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British Museum Partners With LaCollection for First NFT Initiative

The Great Wave off Kanagawa, Hokusai’s most famous print, the first in the series / Image : Wikipedia

A non-fungible token (NFT) platform that is entirely dedicated to museum and institutional collections will partner with the British Museum from the end of September to help the museum sell digitised art in its collection. The digital platform, known as LaCollection, is due to launch on September 30th, and it is supposed to inspire the new art collectors and digital asset enthusiasts by selling NFTs in partnership with some of the best know institutions in the museum and art worlds.

“We are very excited in this partnership with LaCollection,” said Craig Bendle who serves as the licensing manager at the British Museum. “[With them]… we can explore new ways to engage with the growing NFT art market,” he added. According to Bendle, it is important that cultural institutions like the British Museum can adapt to new markets and find new ways of reaching people that they might not reach with traditional channels. “The space afforded by NFTs is novel to many,” Bendle added. “So, showing them how to enter that space in a simple and straightforward way is tremendously exciting.”

To begin the joint venture, the British Museum will be using the new platform to launch NFTs of digital postcards. The first images that will go on sale in this way will be postcards representing the famous works of Katsushika Hokusai. Probably best-known for his striking image of a great wave, Hokusai was a painter and printmaker in the Edo period of Japan. However, it seems that the British Museum is not going to use the LaCollection platform to sell NFTs of his originals, merely of postcard reproductions, the sort of thing it might sell in its museum shop. The difference is that these ‘postcards’ will be in a digital format only with the NFT representing the true ownership of the image, rather than it possibly being a digital copy.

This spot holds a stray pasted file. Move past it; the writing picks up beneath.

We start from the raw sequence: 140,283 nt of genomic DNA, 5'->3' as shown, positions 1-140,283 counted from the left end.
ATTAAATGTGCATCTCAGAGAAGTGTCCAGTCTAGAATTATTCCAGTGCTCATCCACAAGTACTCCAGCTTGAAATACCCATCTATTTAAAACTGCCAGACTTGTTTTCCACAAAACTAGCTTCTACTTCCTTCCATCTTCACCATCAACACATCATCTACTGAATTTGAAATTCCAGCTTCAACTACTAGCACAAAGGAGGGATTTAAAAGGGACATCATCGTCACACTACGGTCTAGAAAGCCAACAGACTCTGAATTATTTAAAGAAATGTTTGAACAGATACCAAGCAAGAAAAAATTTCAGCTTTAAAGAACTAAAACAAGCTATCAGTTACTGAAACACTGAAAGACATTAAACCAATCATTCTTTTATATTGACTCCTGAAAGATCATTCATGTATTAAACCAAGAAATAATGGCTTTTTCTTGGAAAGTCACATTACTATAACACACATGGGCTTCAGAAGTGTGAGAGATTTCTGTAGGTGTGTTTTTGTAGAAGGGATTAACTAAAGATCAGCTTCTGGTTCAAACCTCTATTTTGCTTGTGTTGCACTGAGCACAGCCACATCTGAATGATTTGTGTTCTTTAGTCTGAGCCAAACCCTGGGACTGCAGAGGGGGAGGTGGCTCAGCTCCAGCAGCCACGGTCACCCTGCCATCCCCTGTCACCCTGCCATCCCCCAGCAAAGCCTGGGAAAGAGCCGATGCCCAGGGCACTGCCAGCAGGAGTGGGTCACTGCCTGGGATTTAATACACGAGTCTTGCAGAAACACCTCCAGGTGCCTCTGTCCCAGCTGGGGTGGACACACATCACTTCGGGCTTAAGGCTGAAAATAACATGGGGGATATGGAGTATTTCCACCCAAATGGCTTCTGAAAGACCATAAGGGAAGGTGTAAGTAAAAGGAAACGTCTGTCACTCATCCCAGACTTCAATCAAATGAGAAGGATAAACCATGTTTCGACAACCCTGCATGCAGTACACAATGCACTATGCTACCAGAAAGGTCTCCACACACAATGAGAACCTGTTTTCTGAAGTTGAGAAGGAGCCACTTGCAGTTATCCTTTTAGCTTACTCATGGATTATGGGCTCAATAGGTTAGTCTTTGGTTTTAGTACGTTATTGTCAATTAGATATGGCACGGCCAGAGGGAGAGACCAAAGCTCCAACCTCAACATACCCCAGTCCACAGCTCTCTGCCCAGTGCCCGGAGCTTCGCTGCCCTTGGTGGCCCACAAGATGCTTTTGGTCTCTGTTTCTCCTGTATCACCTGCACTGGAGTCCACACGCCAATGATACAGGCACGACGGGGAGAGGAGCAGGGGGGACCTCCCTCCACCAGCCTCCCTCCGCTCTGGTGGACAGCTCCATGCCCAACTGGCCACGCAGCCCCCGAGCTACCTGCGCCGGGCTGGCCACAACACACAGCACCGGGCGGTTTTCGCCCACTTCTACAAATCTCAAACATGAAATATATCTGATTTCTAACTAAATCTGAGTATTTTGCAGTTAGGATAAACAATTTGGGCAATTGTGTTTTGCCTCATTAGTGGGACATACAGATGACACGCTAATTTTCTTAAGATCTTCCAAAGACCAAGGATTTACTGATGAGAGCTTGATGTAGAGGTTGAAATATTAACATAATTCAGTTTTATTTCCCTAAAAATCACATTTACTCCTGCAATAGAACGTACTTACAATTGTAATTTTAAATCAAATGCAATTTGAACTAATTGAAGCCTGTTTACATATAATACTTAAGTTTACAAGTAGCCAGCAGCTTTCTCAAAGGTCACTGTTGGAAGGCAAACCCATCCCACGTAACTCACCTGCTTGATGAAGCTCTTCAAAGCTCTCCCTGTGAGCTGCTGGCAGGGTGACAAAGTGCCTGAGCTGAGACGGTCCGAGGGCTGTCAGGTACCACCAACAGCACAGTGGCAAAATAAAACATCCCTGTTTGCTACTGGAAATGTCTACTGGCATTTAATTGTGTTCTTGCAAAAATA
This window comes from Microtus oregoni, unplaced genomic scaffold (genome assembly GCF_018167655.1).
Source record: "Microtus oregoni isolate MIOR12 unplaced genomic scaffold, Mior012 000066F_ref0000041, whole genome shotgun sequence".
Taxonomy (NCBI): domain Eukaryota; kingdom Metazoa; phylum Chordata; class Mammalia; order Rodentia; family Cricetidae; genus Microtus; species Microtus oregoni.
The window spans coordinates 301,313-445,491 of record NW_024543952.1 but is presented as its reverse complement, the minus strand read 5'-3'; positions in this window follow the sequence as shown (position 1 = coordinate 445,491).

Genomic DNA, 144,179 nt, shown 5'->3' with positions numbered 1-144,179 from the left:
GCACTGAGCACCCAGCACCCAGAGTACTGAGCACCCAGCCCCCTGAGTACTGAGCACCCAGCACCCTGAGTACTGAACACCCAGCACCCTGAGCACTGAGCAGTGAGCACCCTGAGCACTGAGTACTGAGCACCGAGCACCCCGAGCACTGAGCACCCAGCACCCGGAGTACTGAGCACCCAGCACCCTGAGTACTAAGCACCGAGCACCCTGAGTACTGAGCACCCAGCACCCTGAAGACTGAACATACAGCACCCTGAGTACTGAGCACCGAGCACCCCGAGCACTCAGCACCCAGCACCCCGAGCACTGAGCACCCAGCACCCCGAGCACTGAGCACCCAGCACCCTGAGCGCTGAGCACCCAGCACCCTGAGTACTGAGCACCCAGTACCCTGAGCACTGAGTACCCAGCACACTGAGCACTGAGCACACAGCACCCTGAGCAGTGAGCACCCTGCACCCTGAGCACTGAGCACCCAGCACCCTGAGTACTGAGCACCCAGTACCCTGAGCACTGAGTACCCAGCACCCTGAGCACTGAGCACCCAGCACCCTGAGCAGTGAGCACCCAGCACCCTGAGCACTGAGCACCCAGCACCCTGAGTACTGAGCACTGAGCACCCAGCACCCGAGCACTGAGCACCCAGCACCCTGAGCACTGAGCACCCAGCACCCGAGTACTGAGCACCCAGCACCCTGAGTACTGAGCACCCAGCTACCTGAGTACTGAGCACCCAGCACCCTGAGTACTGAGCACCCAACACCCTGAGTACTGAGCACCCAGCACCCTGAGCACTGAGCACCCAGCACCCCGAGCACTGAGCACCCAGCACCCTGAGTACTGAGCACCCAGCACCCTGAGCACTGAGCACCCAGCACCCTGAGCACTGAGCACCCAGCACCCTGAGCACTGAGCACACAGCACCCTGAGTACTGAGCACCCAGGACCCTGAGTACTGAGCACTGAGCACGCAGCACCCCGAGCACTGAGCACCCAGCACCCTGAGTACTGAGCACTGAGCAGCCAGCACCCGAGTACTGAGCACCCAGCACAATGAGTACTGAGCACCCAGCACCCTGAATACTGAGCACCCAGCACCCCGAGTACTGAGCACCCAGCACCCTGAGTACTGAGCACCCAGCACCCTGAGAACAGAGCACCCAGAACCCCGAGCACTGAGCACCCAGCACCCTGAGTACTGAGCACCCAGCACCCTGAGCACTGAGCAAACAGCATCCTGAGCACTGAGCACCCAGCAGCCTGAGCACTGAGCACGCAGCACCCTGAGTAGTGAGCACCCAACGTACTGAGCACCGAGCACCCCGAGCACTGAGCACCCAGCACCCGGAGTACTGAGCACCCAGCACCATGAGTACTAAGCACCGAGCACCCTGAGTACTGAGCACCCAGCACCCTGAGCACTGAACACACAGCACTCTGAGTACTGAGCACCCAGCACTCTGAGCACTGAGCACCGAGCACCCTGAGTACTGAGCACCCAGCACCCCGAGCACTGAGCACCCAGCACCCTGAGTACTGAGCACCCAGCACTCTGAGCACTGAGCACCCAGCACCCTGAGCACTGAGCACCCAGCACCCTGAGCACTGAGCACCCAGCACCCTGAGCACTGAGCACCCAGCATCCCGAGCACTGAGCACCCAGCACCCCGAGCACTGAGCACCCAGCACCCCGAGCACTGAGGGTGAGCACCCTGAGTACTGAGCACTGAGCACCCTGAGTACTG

This is because NFTs are blockchain-based tokens that represent unique digital assets. They have taken the art world by storm since the American digital artist Mike Winkelmann, who also goes by the online name of Beeple, set a record earlier this year when he sold an NFT representing for $69.3 million. Of course, Beeple’s NFT was for an original work of art whereas the British Museum is only seeking to sell NFTs of reproductions of Hokusai’s works. Although the NFTs it intends on selling are not likely to chieve anywhere close to some of the sums these digital tokens can attract these days, it is hoped that their sale will promote interest in one of Japan’s most celebrated image-makers.

The launch of the NFT sale is set to coincide with the opening of an exhibition of Hokusai’s works at the museum. According to the museum, the Great Picture Book of Everything will feature over a hundred drawings by Hokusai that have not been seen before in the UK. These images were produced somewhere between 1820 and the artist’s death in 1849 for an encyclopedia that never made it to print. The British Museum said that around 200 NFTs of Hokusai’s artworks will be available to buy via the LaCollection platform.

About the author – Manuel Charr

Manuel Charr is a journalist working in the arts and cultural sectors. With a background in marketing, Manuel is drawn to arts organizations which are prepared to try inventive ways to reach new audiences.

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